G.K. Chesterton once pointed out that orthodox Catholics disagree with one another more than any other Christian denomination. The reason being we agree on enough common principles to make disagreement possible. It is within this context that I find myself disagreeing with Mark’s latest piece Still Catholic, Still Prolife, But No Longer Part of the “Prolife Movement”. In fact, I was tempted to title this piece Still Catholic, Still Pro-Life, Still Part of the International Pro-Life Movement.
Ironically, I disagree with Mark for the same reason I agree with his critiques of those from whom he is seeking to distance himself. That is, he is allowing a subset of the American prolife movement to define the pro-life movement as a whole. Internationally, I can vouch that many pro-life activists share Mark’s same concerns about the current state of the prolife movement in the United States. This is why I consider Mark not just a personal friend but an important ally of the international pro-life movement in addressing concerns with our American brothers and sisters.
As Mark explains in his opening paragraphs:
I reckon myself Catholic these days but no longer identify with what is commonly called the “prolife movement” since that movement primarily exists to use the unborn as human shields for a host of evils it really exists to defend. I am happy to make common cause with people who espouse a consistent life ethic. I still, as a Catholic, believe that life is sacred from conception to natural death (unlike the bulk of the prolife movement.)
That’s why I don’t identify as belonging to the prolife movement. Mostly the mainstream prolife movement is a giant effort to a) defend concentration camps or deporting troops who have risked their lives for us (or whatever other shit the GOP pushes this week) and b) demand people who do not hold the Christian faith live by Christian morals and seek salvation through the law not through Jesus Christ. It has become a massive perversion of the Faith.
Like many Americans, Mark writes “prolife” rather than the more universal English usage “pro-life”. Yet difference in spelling aside, notice Mark’s definition of “prolife movement”–one that has led him to reject the movement as a whole. It is completely within an American context.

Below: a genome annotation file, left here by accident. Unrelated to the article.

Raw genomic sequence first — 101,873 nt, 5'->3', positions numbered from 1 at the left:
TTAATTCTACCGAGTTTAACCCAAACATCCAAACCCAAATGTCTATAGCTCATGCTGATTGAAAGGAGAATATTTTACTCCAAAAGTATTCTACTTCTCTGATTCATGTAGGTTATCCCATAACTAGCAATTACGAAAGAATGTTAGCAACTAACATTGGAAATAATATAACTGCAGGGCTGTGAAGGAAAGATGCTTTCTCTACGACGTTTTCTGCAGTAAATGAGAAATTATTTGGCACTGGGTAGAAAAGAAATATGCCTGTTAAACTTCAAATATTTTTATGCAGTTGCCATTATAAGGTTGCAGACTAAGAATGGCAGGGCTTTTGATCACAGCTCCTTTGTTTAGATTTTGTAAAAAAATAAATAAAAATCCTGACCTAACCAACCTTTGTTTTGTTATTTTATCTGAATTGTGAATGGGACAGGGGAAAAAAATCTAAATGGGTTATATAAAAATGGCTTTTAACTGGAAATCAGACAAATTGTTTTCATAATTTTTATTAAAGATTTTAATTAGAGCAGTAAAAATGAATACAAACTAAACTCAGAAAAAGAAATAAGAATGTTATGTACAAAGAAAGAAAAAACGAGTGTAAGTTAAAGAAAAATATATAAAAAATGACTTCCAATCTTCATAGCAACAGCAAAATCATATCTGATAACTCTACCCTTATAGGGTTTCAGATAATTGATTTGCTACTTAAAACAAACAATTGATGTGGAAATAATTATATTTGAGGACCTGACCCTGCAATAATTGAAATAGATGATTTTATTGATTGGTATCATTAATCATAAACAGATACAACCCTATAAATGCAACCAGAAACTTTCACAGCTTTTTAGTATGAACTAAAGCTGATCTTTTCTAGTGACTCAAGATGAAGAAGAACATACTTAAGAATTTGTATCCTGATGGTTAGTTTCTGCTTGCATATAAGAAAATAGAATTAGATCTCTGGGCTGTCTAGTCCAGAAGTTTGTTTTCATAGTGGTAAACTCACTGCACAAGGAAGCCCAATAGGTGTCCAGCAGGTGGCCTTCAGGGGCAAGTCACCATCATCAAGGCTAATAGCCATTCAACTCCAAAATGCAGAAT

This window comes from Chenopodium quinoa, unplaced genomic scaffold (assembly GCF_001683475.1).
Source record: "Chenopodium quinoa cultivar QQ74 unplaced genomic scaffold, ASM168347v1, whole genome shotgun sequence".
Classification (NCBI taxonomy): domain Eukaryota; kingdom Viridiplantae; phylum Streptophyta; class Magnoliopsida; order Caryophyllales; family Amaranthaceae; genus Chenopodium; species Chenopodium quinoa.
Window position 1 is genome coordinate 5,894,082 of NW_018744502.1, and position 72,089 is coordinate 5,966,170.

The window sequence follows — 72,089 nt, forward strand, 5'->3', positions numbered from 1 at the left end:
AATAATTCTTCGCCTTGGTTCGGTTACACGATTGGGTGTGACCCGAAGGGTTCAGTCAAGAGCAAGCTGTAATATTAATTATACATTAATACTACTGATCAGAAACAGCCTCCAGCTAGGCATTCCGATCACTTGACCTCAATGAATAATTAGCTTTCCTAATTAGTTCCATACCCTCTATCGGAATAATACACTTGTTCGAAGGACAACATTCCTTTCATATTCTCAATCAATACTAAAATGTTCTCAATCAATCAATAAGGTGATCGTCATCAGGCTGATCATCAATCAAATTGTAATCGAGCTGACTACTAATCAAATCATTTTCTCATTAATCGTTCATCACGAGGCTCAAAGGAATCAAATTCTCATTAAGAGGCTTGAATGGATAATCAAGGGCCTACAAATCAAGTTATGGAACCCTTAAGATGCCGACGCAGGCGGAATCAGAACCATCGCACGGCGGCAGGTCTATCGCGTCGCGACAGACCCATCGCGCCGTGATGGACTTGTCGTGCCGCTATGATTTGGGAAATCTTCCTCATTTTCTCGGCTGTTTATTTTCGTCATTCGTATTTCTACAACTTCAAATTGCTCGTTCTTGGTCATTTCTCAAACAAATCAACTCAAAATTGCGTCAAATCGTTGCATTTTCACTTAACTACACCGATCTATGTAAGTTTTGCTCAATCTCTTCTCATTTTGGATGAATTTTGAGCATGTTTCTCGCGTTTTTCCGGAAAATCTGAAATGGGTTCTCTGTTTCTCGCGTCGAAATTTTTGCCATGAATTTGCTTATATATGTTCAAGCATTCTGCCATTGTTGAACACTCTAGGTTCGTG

To summarize Mark’s criticism:
- The prolife movement no longer defends life from natural conception to death.
- The prolife movement has too closely aligned itself with the politics of a certain wing of the Republican Party.
- The prolife movement is defending the mistreatment of refugees–including children–at the American border.
- Among the Christian wing of the prolife movement, President Donald Trump has eclipsed Jesus Christ as the movement’s principal inspiration.
As a longtime Canadian pro-life activist, I recognize many of these concerns about the present state of the prolife movement south of our border. Additionally, similar concerns were expressed to me by local Christians and pro-life activists I was privileged to meet during my recent visit to Portugal, Denmark, and the United Kingdom. In fact, we would add a fifth and sixth concern:
- Preoccupation with defending capital punishment, despite the broad consensus that has arisen within the international Christian pro-life community against this practice.
- Apologetics for waterboarding and other uses of torture in prosecuting the War Against Terror, often under the euphemism enhanced interrogation techniques.
Mark has also spoken out publicly against these practices. In doing so he has proven a valuable ally to the international pro-life movement. He and other American prolifers like him are our voice within the American context. That is, they are the voice of the international pro-life Christian community trying to reason with our American brothers and sisters.
Renouncing the pro-life movement completely weakens our voice. And it also weakens the voice of the least of our brothers and sisters (unborn, elderly, special needs, refugees, prisoners, etc.) to whom we are trying to give voice as Christian pro-life activists.
A good example of the aforementioned is the Both Lives Matter campaign currently underway in Northern Ireland, where abortion remains illegal. The campaign is sponsored by pro-life Catholics and Protestants who came together after “The Troubles” in order to support women in crisis pregnancy and their children–both before and after their birth.
As explained to me by an Irish Protestant pastor giving me a tour of his pro-life facility–one that he boasted proudly was co-sponsored by both his church and the local Catholic parish with strong support from their priest: “Our Both Lives Matter campaign is partly a response to what is happening in Alabama. Women in crisis there are being threatened with jail if they abort their child. This is damaging the credibility of the pro-life movement here in Ireland and Great Britain. Especially among women who most need our services.
“We don’t want women to feel threatened. We want women to feel safe when they approach us; we want them to feel valued. And by valued I mean as individuals too. Our mistake in the past has been leaving them feeling we only value them as mothers of their unborn children Every pregnancy involves both a woman and a child. Both lives matter when we offer support, which is why we continue offering mom and child support after the baby is born too.”
Like Mark, this local leader with Northern Ireland’s pro-life movement believes that life is sacred from conception to natural death. In my experience, this Protestant pastor–and his Catholic counterpart at the whom I was also privileged to meet–represents the bulk of the pro-life movement internationally.